More than one million jobs have been added since the election, bringing the unemployment rate to 4.3%–a 16-year low. These strong employment figures have expedited the shift in the “war for talent”, characterized by intense competition for top and highly-skilled professionals. In fact, according to a US News article, 40% of employers claim they are struggling to find qualified candidates. This presents companies with a unique opportunity to revamp how they recruit, onboard, and retain employees by leveraging the physical office space. Here is a look-see at what companies are doing:

Employee Experience
Today’s modern employee looks at their job as more than just a paycheck. For many, it’s a lifestyle choice. Companies are taking into account employee needs beyond the job description, with amenities and programs that enrich their lives. Offices with fitness and wellness offerings, self-service options, and social opportunities are on top of the list. Buildings located in live-work-play hubs are equally in high-demand. Employees are willing to take a pay cut if the experience matches their needs, which means if a company wants to attract and retain the best talent, they need to look at the employee experience.

How offices are designed significantly impacts retention. Workspace with open layouts and private offices and meeting rooms give employees optionality in how they want to work. This sense of empowerment enhances employee satisfaction.

Corporate Culture
Majority of today’s workforce is comprised of Millennials who are characterized by the need for transparency, work-life balance and flexibility, connectivity, and experience. Not surprising that companies with diverse and engaging corporate cultures are in most demand. Offices with interactive collaboration areas that can serve as team building venues can add great value to a company’s corporate culture.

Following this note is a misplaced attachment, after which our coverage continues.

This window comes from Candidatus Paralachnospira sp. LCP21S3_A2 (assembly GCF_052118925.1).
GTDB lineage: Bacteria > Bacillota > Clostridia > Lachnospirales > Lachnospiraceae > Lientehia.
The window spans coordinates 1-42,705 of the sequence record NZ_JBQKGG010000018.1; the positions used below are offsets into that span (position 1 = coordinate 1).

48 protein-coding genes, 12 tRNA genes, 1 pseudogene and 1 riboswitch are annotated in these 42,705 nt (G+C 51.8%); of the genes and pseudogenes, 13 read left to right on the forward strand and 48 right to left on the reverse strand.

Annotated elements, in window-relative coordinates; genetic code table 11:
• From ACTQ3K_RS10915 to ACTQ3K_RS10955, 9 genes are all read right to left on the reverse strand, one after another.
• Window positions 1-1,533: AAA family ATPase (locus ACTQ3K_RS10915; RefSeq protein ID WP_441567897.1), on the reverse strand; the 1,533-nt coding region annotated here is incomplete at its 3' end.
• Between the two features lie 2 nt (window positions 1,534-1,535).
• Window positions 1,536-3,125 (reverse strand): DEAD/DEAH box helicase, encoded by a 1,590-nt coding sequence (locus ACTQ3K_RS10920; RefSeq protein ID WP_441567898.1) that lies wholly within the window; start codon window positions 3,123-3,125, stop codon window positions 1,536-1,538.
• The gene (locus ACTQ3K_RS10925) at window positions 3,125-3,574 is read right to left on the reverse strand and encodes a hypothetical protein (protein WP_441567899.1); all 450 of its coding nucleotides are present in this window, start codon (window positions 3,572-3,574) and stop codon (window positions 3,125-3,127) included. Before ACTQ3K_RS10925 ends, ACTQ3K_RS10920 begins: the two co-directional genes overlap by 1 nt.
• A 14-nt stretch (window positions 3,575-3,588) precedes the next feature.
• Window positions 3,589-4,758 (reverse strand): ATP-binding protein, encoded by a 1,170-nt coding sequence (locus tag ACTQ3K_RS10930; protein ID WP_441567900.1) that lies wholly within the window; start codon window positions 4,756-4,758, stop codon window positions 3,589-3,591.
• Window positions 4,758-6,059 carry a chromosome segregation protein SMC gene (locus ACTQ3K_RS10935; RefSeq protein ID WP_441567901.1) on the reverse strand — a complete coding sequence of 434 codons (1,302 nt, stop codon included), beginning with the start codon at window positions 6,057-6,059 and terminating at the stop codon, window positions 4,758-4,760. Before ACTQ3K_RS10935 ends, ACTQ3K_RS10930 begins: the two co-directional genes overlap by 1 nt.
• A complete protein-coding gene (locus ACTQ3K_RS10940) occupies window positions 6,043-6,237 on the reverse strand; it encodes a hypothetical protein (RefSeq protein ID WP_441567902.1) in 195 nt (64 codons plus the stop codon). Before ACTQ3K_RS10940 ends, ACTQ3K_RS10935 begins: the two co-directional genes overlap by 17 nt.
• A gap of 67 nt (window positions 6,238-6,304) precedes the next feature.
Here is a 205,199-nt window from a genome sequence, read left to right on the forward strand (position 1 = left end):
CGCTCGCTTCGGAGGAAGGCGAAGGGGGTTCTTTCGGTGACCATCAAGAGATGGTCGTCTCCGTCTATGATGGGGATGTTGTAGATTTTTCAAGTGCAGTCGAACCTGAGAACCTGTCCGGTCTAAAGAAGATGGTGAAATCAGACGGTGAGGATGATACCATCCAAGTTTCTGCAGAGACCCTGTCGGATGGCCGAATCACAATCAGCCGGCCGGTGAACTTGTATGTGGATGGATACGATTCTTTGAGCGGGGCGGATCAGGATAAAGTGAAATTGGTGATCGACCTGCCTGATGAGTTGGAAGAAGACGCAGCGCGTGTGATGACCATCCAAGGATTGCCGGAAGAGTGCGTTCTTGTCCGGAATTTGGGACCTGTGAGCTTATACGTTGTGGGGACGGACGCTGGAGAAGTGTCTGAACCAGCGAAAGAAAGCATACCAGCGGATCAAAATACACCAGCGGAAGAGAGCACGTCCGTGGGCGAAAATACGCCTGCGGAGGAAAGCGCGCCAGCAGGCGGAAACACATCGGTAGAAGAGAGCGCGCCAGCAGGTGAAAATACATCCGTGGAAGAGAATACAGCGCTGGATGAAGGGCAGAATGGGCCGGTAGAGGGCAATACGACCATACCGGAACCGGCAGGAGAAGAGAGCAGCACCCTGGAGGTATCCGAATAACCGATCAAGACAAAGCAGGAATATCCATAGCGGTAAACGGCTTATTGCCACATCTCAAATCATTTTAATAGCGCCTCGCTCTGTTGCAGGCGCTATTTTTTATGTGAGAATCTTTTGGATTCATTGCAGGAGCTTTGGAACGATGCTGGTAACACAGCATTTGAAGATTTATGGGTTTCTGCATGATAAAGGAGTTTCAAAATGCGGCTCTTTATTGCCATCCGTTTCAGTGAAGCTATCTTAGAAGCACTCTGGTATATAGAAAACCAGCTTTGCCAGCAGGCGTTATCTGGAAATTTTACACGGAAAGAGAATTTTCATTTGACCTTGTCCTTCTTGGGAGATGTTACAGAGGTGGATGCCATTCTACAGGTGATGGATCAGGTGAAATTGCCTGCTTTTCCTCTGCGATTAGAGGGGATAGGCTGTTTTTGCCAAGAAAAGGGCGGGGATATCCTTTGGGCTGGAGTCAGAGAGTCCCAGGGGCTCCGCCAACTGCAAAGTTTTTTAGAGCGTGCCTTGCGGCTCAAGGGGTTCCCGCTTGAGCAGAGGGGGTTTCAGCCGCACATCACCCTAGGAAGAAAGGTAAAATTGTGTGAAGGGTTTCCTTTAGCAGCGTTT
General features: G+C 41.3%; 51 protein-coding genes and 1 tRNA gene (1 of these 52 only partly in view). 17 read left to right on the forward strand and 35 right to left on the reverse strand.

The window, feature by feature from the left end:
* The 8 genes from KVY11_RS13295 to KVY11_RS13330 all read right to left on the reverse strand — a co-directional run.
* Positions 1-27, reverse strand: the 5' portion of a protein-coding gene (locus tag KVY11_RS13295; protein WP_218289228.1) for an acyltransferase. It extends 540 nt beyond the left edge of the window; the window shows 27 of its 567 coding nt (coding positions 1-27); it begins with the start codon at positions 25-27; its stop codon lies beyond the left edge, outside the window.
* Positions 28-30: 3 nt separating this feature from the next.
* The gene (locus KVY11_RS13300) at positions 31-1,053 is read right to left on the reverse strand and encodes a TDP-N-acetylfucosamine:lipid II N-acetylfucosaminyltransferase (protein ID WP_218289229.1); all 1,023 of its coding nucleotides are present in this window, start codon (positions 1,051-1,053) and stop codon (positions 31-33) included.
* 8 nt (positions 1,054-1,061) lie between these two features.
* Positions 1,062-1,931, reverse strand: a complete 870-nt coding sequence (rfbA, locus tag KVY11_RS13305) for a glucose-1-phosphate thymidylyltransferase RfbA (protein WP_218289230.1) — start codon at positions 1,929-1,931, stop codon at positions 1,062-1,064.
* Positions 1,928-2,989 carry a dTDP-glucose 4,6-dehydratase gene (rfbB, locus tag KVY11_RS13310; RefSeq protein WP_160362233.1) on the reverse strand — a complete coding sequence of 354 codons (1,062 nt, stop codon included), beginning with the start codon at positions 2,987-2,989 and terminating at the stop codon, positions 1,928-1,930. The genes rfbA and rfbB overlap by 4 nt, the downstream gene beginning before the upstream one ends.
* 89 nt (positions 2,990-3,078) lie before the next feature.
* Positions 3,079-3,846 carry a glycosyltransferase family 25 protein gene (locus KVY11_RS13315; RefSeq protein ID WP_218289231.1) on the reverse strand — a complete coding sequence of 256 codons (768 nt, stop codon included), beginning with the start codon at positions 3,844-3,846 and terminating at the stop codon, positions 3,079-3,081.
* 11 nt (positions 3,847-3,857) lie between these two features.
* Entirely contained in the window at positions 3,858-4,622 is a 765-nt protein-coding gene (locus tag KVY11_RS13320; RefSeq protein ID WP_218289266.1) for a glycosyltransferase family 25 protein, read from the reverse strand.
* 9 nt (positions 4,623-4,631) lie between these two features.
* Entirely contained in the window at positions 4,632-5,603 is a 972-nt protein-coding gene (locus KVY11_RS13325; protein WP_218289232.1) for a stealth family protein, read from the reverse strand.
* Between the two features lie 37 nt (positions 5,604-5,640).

Blended Workforce
Technology advancements have given way to a blended workforce of full-time permanent employees, freelancers, and telecommuters working alongside one another. Looking ahead, experts predict on-demand positions to make up at least 40% of the workforce in coming years. Many of today’s modern offices are designed in include flexible work stations and desks, and high-tech conferencing systems to accommodate the blended workforce. Some companies even go as far as leasing out unused-desks to other professionals who may need a temporary work area.

Socially Responsible
Millennials are more environmentally savvy and socially responsible than their predecessors. And it is not surprising that this group seeks out companies that align with their values. Certifications like LEED are no longer enough. Today’s offices are designed with natural materials, natural light, and the latest technology efficiencies to minimize the carbon footprint.

Fun Aesthetics
Bringing pops of color and comfortable furniture into the office can go a long way. It gives a sense that the company is progressive and hip, and an overall fun place to work, which can have tremendous buy-in power from employees. Think Google. Lounge areas with couches encourage relaxation and creativity.

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